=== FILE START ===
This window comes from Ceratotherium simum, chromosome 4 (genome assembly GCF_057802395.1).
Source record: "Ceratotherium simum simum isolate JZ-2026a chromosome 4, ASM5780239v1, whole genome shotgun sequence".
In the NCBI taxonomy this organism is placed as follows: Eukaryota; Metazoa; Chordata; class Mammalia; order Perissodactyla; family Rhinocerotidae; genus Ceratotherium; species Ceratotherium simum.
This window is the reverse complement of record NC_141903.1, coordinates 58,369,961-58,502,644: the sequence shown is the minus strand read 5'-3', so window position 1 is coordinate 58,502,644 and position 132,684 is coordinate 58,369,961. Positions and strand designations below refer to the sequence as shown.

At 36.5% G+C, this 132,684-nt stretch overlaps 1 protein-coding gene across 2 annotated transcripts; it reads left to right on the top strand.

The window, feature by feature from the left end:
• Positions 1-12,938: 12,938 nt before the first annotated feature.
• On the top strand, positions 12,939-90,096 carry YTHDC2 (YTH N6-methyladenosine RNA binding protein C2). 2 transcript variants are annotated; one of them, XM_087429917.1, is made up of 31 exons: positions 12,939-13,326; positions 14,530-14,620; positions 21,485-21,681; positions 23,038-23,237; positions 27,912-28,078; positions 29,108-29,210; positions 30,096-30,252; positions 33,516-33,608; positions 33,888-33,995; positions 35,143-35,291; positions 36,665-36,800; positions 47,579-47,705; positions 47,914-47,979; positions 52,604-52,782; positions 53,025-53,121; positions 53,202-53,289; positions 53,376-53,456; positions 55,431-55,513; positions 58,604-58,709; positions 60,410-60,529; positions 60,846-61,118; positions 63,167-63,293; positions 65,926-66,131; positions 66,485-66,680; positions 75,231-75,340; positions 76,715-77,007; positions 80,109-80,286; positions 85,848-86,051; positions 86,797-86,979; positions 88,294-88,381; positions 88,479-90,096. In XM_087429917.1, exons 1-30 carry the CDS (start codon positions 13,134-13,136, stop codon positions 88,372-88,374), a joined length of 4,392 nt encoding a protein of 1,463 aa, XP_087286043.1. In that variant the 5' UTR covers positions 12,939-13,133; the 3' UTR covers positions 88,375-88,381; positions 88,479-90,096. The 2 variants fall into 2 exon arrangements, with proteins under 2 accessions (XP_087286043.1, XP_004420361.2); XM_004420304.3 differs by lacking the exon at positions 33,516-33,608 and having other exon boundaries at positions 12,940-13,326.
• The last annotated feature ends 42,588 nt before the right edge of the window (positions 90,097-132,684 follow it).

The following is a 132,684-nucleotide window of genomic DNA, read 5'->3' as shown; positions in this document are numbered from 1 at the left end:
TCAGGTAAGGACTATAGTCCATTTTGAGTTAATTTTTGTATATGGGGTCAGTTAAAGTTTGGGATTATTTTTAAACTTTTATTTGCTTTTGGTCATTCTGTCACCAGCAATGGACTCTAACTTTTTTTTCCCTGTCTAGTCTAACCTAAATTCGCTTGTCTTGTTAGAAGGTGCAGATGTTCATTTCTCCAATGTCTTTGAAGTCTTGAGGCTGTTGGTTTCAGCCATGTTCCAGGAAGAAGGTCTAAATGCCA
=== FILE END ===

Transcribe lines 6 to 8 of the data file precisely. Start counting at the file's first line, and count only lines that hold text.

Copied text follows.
The window, feature by feature from the left end:
• Positions 1-12,938: 12,938 nt before the first annotated feature.
• On the top strand, positions 12,939-90,096 carry YTHDC2 (YTH N6-methyladenosine RNA binding protein C2). 2 transcript variants are annotated; one of them, XM_087429917.1, is made up of 31 exons: positions 12,939-13,326; positions 14,530-14,620; positions 21,485-21,681; positions 23,038-23,237; positions 27,912-28,078; positions 29,108-29,210; positions 30,096-30,252; positions 33,516-33,608; positions 33,888-33,995; positions 35,143-35,291; positions 36,665-36,800; positions 47,579-47,705; positions 47,914-47,979; positions 52,604-52,782; positions 53,025-53,121; positions 53,202-53,289; positions 53,376-53,456; positions 55,431-55,513; positions 58,604-58,709; positions 60,410-60,529; positions 60,846-61,118; positions 63,167-63,293; positions 65,926-66,131; positions 66,485-66,680; positions 75,231-75,340; positions 76,715-77,007; positions 80,109-80,286; positions 85,848-86,051; positions 86,797-86,979; positions 88,294-88,381; positions 88,479-90,096. In XM_087429917.1, exons 1-30 carry the CDS (start codon positions 13,134-13,136, stop codon positions 88,372-88,374), a joined length of 4,392 nt encoding a protein of 1,463 aa, XP_087286043.1. In that variant the 5' UTR covers positions 12,939-13,133; the 3' UTR covers positions 88,375-88,381; positions 88,479-90,096. The 2 variants fall into 2 exon arrangements, with proteins under 2 accessions (XP_087286043.1, XP_004420361.2); XM_004420304.3 differs by lacking the exon at positions 33,516-33,608 and having other exon boundaries at positions 12,940-13,326.